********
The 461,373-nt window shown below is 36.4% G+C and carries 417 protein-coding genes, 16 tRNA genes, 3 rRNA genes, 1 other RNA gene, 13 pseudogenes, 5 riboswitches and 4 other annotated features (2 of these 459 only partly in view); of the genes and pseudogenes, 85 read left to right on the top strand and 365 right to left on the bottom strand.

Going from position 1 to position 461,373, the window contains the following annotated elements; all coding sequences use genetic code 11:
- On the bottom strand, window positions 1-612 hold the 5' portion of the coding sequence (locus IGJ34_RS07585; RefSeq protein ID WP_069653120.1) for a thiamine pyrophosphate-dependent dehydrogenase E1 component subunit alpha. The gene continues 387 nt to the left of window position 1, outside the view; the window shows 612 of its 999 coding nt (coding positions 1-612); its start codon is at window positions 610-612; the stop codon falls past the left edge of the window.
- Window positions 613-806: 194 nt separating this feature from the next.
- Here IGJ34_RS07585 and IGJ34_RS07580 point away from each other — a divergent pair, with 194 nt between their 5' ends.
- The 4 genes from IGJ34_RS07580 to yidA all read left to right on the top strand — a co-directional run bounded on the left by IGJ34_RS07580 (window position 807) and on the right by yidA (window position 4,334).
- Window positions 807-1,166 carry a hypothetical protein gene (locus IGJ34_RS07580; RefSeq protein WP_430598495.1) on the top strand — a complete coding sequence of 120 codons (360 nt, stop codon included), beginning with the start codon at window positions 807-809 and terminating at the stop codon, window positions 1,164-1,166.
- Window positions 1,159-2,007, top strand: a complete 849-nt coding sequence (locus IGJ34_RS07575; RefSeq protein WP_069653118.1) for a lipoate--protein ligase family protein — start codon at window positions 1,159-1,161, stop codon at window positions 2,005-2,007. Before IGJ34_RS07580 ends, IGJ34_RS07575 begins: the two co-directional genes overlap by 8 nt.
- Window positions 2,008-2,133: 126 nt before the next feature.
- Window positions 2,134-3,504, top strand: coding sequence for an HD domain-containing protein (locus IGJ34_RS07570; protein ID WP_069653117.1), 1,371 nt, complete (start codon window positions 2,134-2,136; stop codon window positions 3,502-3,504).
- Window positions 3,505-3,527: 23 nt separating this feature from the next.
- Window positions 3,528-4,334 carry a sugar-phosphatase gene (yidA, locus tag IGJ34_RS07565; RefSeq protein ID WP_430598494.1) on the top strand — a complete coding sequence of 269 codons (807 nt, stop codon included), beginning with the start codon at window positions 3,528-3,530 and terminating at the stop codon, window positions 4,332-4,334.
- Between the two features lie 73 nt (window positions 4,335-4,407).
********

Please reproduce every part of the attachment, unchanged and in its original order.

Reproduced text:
The 461,373-nt window shown below is 36.4% G+C and carries 417 protein-coding genes, 16 tRNA genes, 3 rRNA genes, 1 other RNA gene, 13 pseudogenes, 5 riboswitches and 4 other annotated features (2 of these 459 only partly in view); of the genes and pseudogenes, 85 read left to right on the top strand and 365 right to left on the bottom strand.

Going from position 1 to position 461,373, the window contains the following annotated elements; all coding sequences use genetic code 11:
- On the bottom strand, window positions 1-612 hold the 5' portion of the coding sequence (locus IGJ34_RS07585; RefSeq protein ID WP_069653120.1) for a thiamine pyrophosphate-dependent dehydrogenase E1 component subunit alpha. The gene continues 387 nt to the left of window position 1, outside the view; the window shows 612 of its 999 coding nt (coding positions 1-612); its start codon is at window positions 610-612; the stop codon falls past the left edge of the window.
- Window positions 613-806: 194 nt separating this feature from the next.
- Here IGJ34_RS07585 and IGJ34_RS07580 point away from each other — a divergent pair, with 194 nt between their 5' ends.
- The 4 genes from IGJ34_RS07580 to yidA all read left to right on the top strand — a co-directional run bounded on the left by IGJ34_RS07580 (window position 807) and on the right by yidA (window position 4,334).
- Window positions 807-1,166 carry a hypothetical protein gene (locus IGJ34_RS07580; RefSeq protein WP_430598495.1) on the top strand — a complete coding sequence of 120 codons (360 nt, stop codon included), beginning with the start codon at window positions 807-809 and terminating at the stop codon, window positions 1,164-1,166.
- Window positions 1,159-2,007, top strand: a complete 849-nt coding sequence (locus IGJ34_RS07575; RefSeq protein WP_069653118.1) for a lipoate--protein ligase family protein — start codon at window positions 1,159-1,161, stop codon at window positions 2,005-2,007. Before IGJ34_RS07580 ends, IGJ34_RS07575 begins: the two co-directional genes overlap by 8 nt.
- Window positions 2,008-2,133: 126 nt before the next feature.
- Window positions 2,134-3,504, top strand: coding sequence for an HD domain-containing protein (locus IGJ34_RS07570; protein ID WP_069653117.1), 1,371 nt, complete (start codon window positions 2,134-2,136; stop codon window positions 3,502-3,504).
- Window positions 3,505-3,527: 23 nt separating this feature from the next.
- Window positions 3,528-4,334 carry a sugar-phosphatase gene (yidA, locus tag IGJ34_RS07565; RefSeq protein ID WP_430598494.1) on the top strand — a complete coding sequence of 269 codons (807 nt, stop codon included), beginning with the start codon at window positions 3,528-3,530 and terminating at the stop codon, window positions 4,332-4,334.
- Between the two features lie 73 nt (window positions 4,335-4,407).